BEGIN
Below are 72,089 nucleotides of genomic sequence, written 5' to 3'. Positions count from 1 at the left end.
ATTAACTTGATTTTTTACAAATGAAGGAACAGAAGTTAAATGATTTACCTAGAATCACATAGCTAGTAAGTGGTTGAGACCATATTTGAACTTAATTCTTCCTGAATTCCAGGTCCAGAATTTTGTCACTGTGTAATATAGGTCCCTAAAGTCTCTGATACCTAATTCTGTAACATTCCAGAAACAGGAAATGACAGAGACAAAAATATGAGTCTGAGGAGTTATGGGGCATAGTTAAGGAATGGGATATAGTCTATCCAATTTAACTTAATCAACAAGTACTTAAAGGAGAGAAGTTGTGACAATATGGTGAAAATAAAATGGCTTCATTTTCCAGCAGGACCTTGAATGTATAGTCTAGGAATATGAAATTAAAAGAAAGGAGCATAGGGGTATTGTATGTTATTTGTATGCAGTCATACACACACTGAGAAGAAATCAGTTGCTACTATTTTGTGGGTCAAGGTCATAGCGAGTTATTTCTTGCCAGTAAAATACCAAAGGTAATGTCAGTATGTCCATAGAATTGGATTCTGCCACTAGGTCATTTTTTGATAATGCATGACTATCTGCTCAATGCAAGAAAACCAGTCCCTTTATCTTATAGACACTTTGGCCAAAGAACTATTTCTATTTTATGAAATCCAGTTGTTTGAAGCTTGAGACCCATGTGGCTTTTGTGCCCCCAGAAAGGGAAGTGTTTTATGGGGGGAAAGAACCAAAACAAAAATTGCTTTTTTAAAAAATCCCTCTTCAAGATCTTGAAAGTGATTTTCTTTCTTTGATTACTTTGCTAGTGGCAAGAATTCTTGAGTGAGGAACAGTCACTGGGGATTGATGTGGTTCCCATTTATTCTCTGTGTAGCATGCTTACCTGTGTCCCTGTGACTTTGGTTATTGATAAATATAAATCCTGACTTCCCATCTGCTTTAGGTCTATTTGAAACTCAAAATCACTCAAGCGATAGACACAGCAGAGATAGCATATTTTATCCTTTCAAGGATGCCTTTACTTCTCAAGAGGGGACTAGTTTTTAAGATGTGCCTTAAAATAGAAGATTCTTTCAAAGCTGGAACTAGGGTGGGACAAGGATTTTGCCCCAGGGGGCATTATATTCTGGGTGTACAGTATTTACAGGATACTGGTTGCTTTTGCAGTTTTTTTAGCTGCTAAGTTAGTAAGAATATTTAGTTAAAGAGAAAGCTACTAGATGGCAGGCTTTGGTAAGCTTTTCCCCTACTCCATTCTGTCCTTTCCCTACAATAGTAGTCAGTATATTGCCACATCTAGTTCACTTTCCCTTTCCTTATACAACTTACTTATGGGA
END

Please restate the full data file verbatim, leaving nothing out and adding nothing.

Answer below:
Below are 72,089 nucleotides of genomic sequence, written 5' to 3'. Positions count from 1 at the left end.
ATTAACTTGATTTTTTACAAATGAAGGAACAGAAGTTAAATGATTTACCTAGAATCACATAGCTAGTAAGTGGTTGAGACCATATTTGAACTTAATTCTTCCTGAATTCCAGGTCCAGAATTTTGTCACTGTGTAATATAGGTCCCTAAAGTCTCTGATACCTAATTCTGTAACATTCCAGAAACAGGAAATGACAGAGACAAAAATATGAGTCTGAGGAGTTATGGGGCATAGTTAAGGAATGGGATATAGTCTATCCAATTTAACTTAATCAACAAGTACTTAAAGGAGAGAAGTTGTGACAATATGGTGAAAATAAAATGGCTTCATTTTCCAGCAGGACCTTGAATGTATAGTCTAGGAATATGAAATTAAAAGAAAGGAGCATAGGGGTATTGTATGTTATTTGTATGCAGTCATACACACACTGAGAAGAAATCAGTTGCTACTATTTTGTGGGTCAAGGTCATAGCGAGTTATTTCTTGCCAGTAAAATACCAAAGGTAATGTCAGTATGTCCATAGAATTGGATTCTGCCACTAGGTCATTTTTTGATAATGCATGACTATCTGCTCAATGCAAGAAAACCAGTCCCTTTATCTTATAGACACTTTGGCCAAAGAACTATTTCTATTTTATGAAATCCAGTTGTTTGAAGCTTGAGACCCATGTGGCTTTTGTGCCCCCAGAAAGGGAAGTGTTTTATGGGGGGAAAGAACCAAAACAAAAATTGCTTTTTTAAAAAATCCCTCTTCAAGATCTTGAAAGTGATTTTCTTTCTTTGATTACTTTGCTAGTGGCAAGAATTCTTGAGTGAGGAACAGTCACTGGGGATTGATGTGGTTCCCATTTATTCTCTGTGTAGCATGCTTACCTGTGTCCCTGTGACTTTGGTTATTGATAAATATAAATCCTGACTTCCCATCTGCTTTAGGTCTATTTGAAACTCAAAATCACTCAAGCGATAGACACAGCAGAGATAGCATATTTTATCCTTTCAAGGATGCCTTTACTTCTCAAGAGGGGACTAGTTTTTAAGATGTGCCTTAAAATAGAAGATTCTTTCAAAGCTGGAACTAGGGTGGGACAAGGATTTTGCCCCAGGGGGCATTATATTCTGGGTGTACAGTATTTACAGGATACTGGTTGCTTTTGCAGTTTTTTTAGCTGCTAAGTTAGTAAGAATATTTAGTTAAAGAGAAAGCTACTAGATGGCAGGCTTTGGTAAGCTTTTCCCCTACTCCATTCTGTCCTTTCCCTACAATAGTAGTCAGTATATTGCCACATCTAGTTCACTTTCCCTTTCCTTATACAACTTACTTATGGGA